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Robotics in the News


Developing Robotic Bridge and Tunnel Inspection

Volgenau engineers with Occulus Rift

David Lattanzi (on left), Assistant Professor, and Ali Khaloo, graduate student, work with Oculus hardware. Photo by Evan Cantwell.

Anyone who has ever tried to navigate a busy street or drive on an interstate highway when roadwork is going on knows that traditional repair methods can be a slow and cumbersome process. These methods use heavy equipment and often place workers in life-threatening situations. That’s where Volgenau professor David Lattanzi believes robots can help. “If we can develop safe, cost-effective and accurate robotic inspection tools, we can eliminate many of the dangers of this hazardous work,” he says. Lattanzi and his research team are studying how to convert robotic inspection information into virtual computer “worlds” that can be explored by a human inspector. They adapted techniques from computer vision, such as Structure From Motion, and virtual reality equipment like the Oculus Rift. Read more about robots and the workplace


 

Mason Students and Alums Readied Robots to Rumble 

Robots brought Jacob Cohen's future to life and he's returning the favor. The George Mason University graduate returned to the Patriot Center (now Eagle Bank Arena) to mentor students from his former high school in Haymarket, Virginia, as their six-foot-tall robot competed in the FIRST Robotics DC regional competition. "I was Mr. Fix-It in my family from age 6," says Cohen, who earned his computer engineering degree from George Mason last year. "I didn't know what computer engineering was until I joined the ILITE Robotics team at Battlefield High School. It just clicked. Plus, robots are also a ton of fun." Read more about building robots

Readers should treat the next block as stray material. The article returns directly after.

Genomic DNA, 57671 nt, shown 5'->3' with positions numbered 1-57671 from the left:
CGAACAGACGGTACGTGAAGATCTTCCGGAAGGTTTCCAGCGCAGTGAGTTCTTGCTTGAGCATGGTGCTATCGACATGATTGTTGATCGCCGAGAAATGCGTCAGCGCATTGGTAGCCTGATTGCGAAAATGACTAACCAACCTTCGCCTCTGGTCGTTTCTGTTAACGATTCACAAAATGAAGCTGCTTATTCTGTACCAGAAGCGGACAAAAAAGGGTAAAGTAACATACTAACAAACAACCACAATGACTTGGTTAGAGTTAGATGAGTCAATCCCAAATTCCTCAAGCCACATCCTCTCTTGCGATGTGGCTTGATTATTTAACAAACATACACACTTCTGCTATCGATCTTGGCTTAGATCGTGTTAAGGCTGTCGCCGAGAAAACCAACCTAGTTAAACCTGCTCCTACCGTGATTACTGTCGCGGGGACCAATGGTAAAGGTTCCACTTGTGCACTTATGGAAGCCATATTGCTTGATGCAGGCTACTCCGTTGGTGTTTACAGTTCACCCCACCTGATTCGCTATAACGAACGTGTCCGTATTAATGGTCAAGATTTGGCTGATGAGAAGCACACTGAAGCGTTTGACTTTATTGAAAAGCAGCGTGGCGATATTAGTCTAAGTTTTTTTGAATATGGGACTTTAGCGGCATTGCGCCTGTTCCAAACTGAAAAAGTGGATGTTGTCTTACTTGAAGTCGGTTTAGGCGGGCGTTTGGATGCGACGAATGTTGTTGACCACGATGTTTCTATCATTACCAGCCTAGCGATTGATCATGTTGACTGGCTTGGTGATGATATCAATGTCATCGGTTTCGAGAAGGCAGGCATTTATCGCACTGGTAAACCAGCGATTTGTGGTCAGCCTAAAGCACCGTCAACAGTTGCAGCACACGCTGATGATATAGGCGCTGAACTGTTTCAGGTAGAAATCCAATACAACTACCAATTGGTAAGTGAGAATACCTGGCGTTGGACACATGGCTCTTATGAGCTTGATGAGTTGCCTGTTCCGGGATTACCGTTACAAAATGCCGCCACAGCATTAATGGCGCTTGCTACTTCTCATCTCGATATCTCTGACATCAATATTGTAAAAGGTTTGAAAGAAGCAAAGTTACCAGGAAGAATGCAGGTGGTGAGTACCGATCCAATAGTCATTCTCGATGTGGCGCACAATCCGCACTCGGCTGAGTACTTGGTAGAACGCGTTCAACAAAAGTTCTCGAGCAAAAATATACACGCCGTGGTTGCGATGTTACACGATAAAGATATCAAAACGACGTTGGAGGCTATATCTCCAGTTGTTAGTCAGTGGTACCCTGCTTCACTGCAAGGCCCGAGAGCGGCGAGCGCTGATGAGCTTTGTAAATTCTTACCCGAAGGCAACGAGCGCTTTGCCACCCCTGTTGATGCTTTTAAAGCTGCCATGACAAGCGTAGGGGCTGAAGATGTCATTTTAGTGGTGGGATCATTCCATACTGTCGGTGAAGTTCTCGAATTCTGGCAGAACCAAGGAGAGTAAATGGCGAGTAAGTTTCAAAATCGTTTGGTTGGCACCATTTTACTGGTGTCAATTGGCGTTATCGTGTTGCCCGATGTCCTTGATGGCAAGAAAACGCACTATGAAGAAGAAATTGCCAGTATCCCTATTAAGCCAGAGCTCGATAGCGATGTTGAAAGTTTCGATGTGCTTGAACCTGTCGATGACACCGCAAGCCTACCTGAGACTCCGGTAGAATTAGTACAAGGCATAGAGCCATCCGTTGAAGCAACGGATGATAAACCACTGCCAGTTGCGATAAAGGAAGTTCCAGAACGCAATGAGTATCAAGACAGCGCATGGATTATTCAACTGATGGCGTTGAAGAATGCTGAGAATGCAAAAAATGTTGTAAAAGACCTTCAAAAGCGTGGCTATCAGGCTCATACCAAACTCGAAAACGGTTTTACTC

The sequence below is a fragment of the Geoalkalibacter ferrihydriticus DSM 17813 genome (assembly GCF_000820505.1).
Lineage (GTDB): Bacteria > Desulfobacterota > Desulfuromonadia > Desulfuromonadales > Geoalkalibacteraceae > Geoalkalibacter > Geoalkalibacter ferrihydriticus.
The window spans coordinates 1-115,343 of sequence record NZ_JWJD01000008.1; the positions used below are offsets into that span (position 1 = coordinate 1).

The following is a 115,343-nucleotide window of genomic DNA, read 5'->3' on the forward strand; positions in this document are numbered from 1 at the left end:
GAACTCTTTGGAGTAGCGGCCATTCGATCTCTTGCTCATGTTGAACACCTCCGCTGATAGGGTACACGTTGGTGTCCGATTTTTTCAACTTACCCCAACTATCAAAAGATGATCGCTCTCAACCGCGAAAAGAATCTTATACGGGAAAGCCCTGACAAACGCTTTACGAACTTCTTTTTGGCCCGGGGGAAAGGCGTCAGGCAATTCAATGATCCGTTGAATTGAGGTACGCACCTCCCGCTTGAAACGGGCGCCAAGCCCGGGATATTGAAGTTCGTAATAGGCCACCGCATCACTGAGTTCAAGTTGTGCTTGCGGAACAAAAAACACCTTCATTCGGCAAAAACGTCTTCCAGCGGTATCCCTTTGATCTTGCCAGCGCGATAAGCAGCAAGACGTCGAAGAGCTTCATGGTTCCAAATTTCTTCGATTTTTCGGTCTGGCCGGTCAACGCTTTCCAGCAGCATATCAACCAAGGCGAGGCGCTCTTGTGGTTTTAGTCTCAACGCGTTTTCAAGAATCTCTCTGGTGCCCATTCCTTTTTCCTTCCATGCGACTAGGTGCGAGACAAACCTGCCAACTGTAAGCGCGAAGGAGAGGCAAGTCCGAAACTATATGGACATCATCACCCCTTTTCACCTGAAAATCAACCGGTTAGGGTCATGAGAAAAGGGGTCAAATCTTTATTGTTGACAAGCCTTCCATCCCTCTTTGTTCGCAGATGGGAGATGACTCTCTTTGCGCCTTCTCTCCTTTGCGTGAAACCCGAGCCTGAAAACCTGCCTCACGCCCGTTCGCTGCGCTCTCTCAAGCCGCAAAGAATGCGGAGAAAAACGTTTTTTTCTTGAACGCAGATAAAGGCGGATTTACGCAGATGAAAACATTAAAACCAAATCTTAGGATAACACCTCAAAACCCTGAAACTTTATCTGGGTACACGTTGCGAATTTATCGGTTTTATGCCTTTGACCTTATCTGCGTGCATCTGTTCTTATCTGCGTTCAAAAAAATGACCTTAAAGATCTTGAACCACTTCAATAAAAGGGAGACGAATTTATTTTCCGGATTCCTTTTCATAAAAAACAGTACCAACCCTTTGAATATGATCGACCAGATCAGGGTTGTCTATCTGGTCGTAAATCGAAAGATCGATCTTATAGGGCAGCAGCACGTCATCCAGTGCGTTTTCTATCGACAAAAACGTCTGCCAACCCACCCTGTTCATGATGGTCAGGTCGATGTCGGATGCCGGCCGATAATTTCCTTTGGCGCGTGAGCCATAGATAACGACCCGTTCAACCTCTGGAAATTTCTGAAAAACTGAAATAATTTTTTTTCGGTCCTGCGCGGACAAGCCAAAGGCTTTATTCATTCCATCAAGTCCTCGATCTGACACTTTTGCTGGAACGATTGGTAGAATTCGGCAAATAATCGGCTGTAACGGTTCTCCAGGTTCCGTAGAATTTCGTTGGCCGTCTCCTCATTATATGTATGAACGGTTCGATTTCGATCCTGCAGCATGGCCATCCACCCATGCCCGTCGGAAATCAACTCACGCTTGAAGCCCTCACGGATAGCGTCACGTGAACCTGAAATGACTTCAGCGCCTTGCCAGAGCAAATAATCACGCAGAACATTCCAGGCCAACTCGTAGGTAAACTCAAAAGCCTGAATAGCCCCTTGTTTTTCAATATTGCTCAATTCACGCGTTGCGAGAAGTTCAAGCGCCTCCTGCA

Portrait of Volgenau's Jana Košecká

Dr. Jana Košecká

Improving Robot Navigation and Localization

Imagine being dropped off in a new city without a map or your GPS. 

Think about how you would move around and not get lost. Most people would try to recognize landmarks and keep track of their turns and motions, so they can eventually reach their destination or can retrace their steps.

Now, imagine doing this with your eyes closed. That's what it feels like to be a robot without "eyesight."

The problem of navigation and localization is one of the main challenges robots or autonomous cars must solve very accurately, and Dr. Jana Košecká's research seeks to open the "eyes" of robots allowing them to perceive the visual world.  Read more about how robots "see"


 

Engineering Students Are Mentors in Robotics Competition

George Mason University Honors College student Jordan Newton, roped into joining her high school robotics team as a sophomore, was just along for the ride when she headed to the FIRST Robotics competition. "I thought, okay, it's a robotics competition. It's going to be golf-clapping and boring with a bunch of engineers who don't know how to talk to each other," says Newton, who attended Deep Run High in the Richmond, Virginia, area. What she encountered — flying machinery, clamorous cheering and dancing, flamboyant customized team T-shirts, the manic flurry of activity in the working area known as "the Pit" — changed her life. Thanks in part to her efforts in helping her team succeed that day, robotics became her passion and helped shape her decision to come to Mason to major in computer science. Read more about the Robotics competition


 

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